“Regional theater” has always been an uncomfortable term for the network of professional nonprofit theaters that are found throughout the United States. One of the movement’s pioneers, Nina Vance, said the term made them sound second-class, and although many agree with her, no one has coined a better term. Some theaters tried the term “resident theater,” but that implied a resident company that they did not have. “Repertory theater” was tried as well, but performing plays in repertory means alternating the same shows throughout the season, and most of the theaters were not doing that. As uneasily as the title fits, “regional theater” has become the catch-all term for most theaters outside New York City that use professional personnel but operate as not-for-profit businesses. Other theaters outside New York City include community, college/university, or professional commercial theaters such as dinner, touring, and outdoor theaters.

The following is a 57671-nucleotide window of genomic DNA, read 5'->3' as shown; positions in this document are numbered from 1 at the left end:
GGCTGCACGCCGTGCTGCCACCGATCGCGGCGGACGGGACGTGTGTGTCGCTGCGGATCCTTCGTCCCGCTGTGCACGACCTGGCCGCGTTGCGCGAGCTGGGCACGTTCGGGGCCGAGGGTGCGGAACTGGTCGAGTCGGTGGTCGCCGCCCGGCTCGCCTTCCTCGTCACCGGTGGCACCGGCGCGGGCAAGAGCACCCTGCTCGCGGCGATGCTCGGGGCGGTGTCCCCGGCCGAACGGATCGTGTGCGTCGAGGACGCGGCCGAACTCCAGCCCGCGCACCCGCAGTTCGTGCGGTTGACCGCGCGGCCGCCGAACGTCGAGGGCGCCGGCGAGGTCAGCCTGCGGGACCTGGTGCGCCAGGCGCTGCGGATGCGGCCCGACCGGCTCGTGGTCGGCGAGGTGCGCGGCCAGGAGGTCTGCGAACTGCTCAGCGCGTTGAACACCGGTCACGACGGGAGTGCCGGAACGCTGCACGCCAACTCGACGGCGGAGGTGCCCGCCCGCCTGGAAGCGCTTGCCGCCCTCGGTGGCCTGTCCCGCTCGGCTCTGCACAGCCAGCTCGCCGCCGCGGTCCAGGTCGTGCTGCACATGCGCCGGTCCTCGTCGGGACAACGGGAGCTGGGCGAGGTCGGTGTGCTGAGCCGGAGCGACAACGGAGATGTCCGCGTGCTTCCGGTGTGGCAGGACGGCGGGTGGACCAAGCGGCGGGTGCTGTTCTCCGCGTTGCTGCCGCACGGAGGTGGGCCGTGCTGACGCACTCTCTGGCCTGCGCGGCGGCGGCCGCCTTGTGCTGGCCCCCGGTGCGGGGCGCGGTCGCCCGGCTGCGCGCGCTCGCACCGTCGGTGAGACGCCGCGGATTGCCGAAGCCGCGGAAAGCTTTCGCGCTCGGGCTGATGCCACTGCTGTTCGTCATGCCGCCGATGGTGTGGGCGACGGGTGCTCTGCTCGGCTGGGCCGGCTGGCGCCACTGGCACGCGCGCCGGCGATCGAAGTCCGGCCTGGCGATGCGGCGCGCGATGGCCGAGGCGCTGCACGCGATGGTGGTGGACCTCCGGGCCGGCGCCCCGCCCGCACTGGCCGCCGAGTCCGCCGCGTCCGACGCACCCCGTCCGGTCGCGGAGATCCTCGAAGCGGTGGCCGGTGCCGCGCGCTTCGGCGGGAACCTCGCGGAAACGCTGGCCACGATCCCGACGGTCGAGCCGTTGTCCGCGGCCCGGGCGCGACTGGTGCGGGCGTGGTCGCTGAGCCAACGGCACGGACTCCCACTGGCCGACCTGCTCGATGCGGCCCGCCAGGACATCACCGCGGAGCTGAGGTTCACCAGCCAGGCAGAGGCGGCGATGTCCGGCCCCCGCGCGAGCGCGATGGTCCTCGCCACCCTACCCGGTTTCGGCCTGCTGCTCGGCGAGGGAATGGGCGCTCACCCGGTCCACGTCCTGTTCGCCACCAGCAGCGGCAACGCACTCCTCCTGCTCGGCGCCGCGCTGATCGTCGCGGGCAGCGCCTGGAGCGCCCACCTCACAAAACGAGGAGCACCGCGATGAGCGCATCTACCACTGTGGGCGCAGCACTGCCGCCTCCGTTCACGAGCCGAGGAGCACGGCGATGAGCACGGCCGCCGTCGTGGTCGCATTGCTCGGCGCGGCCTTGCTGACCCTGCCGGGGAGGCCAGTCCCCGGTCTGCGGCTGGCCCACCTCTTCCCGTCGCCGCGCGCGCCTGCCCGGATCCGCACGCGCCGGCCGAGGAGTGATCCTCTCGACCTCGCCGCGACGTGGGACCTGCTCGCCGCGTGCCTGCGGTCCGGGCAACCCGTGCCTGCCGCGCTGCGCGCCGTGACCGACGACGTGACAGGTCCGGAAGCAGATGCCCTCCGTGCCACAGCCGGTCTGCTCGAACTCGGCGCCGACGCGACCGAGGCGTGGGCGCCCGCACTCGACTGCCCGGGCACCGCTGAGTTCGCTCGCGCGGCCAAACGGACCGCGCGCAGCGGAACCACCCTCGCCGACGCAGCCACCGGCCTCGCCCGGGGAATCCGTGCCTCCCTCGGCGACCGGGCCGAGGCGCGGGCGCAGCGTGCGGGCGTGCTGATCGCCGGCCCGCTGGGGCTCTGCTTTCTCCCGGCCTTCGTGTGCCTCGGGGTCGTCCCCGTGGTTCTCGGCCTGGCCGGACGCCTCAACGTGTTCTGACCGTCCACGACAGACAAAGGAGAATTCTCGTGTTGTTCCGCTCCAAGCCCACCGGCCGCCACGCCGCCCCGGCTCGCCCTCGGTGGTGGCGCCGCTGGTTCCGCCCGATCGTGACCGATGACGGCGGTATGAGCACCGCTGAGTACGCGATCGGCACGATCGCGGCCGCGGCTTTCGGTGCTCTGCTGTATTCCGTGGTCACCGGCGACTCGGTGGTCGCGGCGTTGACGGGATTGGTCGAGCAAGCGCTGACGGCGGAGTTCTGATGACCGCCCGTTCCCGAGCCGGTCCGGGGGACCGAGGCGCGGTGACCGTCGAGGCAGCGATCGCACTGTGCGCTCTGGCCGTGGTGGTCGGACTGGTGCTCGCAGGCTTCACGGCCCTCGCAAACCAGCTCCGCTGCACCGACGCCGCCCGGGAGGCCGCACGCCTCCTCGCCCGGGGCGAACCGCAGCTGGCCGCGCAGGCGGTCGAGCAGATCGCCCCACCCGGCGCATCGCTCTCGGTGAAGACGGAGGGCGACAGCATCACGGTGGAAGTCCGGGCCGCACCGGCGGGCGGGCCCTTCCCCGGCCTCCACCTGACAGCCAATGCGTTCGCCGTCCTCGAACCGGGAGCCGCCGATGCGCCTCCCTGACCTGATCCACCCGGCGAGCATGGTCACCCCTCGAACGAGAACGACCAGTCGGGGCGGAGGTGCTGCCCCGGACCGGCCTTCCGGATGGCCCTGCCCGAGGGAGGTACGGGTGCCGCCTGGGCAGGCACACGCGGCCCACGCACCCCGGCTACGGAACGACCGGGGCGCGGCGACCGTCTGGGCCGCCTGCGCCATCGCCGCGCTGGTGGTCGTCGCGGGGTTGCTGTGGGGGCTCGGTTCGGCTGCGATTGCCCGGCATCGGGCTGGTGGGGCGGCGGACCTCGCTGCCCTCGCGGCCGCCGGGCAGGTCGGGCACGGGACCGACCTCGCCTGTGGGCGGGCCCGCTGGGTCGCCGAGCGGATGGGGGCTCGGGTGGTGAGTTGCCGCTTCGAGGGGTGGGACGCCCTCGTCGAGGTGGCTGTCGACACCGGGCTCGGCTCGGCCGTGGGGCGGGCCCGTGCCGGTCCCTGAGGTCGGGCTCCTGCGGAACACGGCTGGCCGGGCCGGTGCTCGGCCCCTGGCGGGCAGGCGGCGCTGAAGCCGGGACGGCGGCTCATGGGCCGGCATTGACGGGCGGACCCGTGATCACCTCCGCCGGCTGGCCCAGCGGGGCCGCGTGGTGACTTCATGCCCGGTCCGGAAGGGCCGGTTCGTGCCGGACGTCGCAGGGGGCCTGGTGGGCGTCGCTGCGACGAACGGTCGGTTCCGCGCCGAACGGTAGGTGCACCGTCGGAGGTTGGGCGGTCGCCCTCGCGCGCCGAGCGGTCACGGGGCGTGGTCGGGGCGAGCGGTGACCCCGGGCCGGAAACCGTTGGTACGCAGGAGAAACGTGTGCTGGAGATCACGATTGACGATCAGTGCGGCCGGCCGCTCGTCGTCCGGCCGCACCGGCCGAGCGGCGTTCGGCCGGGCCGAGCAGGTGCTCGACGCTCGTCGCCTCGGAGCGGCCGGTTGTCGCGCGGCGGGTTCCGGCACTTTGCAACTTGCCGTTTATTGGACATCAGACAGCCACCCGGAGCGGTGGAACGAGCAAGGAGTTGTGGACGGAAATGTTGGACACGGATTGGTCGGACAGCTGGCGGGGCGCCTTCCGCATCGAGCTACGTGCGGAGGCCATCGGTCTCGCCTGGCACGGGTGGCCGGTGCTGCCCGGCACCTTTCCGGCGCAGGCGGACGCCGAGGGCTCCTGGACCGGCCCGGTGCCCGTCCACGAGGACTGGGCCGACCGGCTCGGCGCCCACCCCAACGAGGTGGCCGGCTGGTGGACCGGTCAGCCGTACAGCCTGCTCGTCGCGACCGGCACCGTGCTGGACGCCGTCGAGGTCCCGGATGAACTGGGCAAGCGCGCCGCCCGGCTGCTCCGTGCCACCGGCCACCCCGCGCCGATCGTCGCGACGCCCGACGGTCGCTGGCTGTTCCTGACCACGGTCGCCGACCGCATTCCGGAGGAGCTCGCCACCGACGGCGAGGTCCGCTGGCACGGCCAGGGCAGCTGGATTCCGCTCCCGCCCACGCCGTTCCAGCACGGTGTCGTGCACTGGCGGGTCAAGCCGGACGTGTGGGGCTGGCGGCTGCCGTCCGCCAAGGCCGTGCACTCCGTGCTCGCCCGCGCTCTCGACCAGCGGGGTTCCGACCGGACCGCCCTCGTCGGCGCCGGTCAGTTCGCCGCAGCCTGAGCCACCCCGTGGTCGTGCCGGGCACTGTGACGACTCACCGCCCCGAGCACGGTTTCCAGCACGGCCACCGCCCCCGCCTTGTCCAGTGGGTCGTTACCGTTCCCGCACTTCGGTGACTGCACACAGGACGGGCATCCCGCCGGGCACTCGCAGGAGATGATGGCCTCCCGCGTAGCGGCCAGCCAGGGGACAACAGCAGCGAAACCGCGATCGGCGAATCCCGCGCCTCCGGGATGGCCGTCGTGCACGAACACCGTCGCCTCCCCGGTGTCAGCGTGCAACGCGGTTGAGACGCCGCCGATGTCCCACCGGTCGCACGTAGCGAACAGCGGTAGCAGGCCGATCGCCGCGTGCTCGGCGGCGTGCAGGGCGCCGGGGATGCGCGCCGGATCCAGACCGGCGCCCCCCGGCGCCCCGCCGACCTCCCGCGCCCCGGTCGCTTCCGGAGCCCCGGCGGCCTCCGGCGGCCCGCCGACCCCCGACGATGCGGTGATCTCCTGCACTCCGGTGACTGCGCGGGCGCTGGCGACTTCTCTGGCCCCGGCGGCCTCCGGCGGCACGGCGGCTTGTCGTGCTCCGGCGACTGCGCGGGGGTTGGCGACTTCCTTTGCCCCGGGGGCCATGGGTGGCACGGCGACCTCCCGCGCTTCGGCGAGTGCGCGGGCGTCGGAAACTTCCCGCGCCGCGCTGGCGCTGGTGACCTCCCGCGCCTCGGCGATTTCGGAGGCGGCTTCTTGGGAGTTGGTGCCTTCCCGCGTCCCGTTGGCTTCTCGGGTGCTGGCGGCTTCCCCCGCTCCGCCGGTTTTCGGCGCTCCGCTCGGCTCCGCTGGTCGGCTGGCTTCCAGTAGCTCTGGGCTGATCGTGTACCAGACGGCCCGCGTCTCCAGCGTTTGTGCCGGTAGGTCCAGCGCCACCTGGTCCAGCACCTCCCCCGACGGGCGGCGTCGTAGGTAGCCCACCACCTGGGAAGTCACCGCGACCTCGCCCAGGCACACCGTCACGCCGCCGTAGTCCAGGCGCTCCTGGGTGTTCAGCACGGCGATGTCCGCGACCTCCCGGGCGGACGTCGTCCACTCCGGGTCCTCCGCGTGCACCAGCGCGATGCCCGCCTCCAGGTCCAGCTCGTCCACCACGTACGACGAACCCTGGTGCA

Hundreds of fine regional theaters exist across the United States, producing interesting revivals of the classics as well as provocative new plays and experimental works. Most regional theaters owe much to the communities that support them, and in return they offer an array of services such as school performances and tours, training for young people, and other educational programs. Like the city ballet and orchestra, the regional theater now enjoys a foothold in the cultural landscape of most American cities and of many smaller towns and rural areas. Unfortunately, however, this was not always the case. It has taken nearly one hundred years and the efforts of some very determined artists for professional theater to spread its wings and escape the confines of the commercial theater district of Broadway to earn the reputation it enjoys today.